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Prof. Armido Studer with Dr. Hui Cao and Dr. Qiang Cheng (from left). The flipchart shows the chemical transformation of loratadine, an important histamine H1-receptor antagonist modified through a trifluoromethyl group.<address>© Münster University – Studer working group</address>
© Münster University – Studer working group

Researchers at Münster University solve a problem in organic chemistry

Scientists led by Prof. Armido Studer from the Organic Chemistry Institute at the University of Münster have developed a strategy that could give a boost to the development of pyridine-containing drugs and organic functional materials.

Prof. Norbert Hölzel’s team conducted a wide-ranging study in the Betpak-Dala in Central Kazakhstan on the influence of grazing on ecosystem services.<address>© AG Hölzel</address>
© AG Hölzel

Biodiversity in drylands can mitigate climate change

An international research team conducted the first global field study on the ecological impacts of grazing in drylands. A team from the University of Münster led by Prof. Dr. Norbert Hölzel was involved in the study. They collected data in a steppe-like semi-desert in Central Kazakhstan. The study results have now been published in the scientific journal “Science”.

With the ERC funding Prof. Dr. Giles Gardam will continue his research on the Kaplansky conjectures.<address>© WWU - Victoria Liesche</address>
© WWU - Victoria Liesche

European Research Council awards Giles Gardam a Starting Grant

Prof. Dr. Giles Gardam from the Mathematical Institute at Münster University is awarded an “ERC Starting Grant” by the European Research Council (ERC). The grant is considered particularly prestigious and is endowed with 1.2 million euros.

Events

A focused laserbeam generates single photos by a single quantum dot inside the photonic waveguides.<address>© Dominik Bühler</address>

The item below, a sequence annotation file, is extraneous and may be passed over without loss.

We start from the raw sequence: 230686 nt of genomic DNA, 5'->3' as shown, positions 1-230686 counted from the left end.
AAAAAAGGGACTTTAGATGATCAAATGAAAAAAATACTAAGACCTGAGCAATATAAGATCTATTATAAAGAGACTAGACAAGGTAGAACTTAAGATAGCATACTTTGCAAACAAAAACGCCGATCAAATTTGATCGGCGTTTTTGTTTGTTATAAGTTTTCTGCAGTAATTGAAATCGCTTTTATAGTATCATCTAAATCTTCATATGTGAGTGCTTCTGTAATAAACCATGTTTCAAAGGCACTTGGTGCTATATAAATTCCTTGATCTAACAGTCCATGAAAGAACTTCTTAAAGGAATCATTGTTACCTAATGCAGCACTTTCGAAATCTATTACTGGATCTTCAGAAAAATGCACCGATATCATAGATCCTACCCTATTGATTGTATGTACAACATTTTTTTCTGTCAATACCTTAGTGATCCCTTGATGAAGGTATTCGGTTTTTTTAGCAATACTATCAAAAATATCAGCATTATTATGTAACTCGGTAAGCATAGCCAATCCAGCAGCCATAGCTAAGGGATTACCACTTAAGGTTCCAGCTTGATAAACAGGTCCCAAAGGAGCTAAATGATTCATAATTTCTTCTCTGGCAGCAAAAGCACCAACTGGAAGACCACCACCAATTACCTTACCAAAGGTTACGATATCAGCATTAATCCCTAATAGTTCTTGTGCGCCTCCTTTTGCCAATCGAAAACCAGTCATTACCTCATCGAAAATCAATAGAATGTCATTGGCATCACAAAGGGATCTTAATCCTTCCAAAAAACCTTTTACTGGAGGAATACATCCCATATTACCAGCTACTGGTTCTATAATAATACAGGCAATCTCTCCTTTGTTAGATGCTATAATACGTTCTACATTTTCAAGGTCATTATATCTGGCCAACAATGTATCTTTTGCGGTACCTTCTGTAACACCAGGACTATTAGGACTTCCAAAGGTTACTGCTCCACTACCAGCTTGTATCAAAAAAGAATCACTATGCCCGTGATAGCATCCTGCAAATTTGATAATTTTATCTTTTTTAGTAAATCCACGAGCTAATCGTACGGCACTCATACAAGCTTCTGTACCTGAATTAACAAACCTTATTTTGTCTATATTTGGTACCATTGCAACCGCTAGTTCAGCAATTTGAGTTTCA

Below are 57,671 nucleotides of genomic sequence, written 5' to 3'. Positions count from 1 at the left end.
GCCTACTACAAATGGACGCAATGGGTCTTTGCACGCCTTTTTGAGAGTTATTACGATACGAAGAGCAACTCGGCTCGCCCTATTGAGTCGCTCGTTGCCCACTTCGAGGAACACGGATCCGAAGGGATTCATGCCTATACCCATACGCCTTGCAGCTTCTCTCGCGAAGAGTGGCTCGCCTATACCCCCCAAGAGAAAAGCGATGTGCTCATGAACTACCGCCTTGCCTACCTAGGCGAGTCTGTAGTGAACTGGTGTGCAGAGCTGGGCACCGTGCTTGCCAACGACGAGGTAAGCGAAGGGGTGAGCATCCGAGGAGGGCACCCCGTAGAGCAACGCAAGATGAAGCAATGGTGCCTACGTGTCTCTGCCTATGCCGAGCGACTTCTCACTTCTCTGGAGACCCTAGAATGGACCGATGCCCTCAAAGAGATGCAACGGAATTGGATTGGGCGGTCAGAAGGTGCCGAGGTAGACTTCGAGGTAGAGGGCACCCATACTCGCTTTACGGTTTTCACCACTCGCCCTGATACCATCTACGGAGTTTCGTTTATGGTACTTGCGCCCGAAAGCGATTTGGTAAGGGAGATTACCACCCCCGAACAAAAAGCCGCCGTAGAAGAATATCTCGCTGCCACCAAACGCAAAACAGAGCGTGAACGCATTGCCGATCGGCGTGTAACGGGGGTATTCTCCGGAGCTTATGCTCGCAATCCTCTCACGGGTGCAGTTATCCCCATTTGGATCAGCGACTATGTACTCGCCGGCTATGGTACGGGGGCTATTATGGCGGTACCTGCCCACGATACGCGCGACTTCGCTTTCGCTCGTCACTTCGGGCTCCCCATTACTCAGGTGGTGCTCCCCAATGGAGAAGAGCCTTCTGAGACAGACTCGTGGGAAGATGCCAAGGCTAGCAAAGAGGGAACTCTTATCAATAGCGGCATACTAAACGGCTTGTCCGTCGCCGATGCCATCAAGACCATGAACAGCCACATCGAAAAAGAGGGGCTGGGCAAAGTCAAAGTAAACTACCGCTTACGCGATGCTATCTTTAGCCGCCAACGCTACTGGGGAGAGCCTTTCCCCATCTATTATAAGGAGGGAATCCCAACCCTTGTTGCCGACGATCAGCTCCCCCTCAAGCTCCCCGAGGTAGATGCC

© Dominik Bühler

Researchers control individual light quanta at very high speed

A team of German and Spanish researchers headed by Prof. Hubert Krenner from the Institute of Physics at Münster University has succeeded in using a soundwave to switch individual photons on a chip back and forth between two outputs at gigahertz frequencies.

Valeriia Ahlborn (right) worked to get the “MINT4all” project offered for children from the Ukraine.<address>© WWU - Peter Leßmann</address>
© WWU - Peter Leßmann

Reducing language barriers and promoting self-confidence

The workshop project "MINT4all" for children from Ukraine has started at the University of Münster. The project team is looking forward to volunteers who would like to participate. Especially people with Ukrainian or Russian language skills are welcome.

Dusty work: in temperatures of around 40 degrees, a student cleans one part of the excavation field.<address>© WWU - Sophie Pieper</address>
© WWU - Sophie Pieper

Through the dust to the stone

Every year, members of the Asia Minor Research Centre at Münster University spend several weeks in the summer in south-eastern Turkey to study the archaeological remains of the village of Doliche. Sophie Pieper, a member of the University’s Communications and PR Department took a look at the excavation during a visit there.

Prof. Corinna Norrick-Rühl has taken a detailed look at the privileges of private book ownership.<address>© WWU - MünsterView</address>
© WWU - MünsterView

Upgrading a piece of furniture

Dr. Corinna Norrick-Rühl, Professor of Book Studies at Münster University’s Department of English, is the co-editor of a collection entitled “Bookshelves in the Age of the COVID-19 Pandemic”, which examines the privileges of private book ownership. With a Swedish “Billy” bookshelf as the starting point, she and 14 other authors look at questions of participation in society.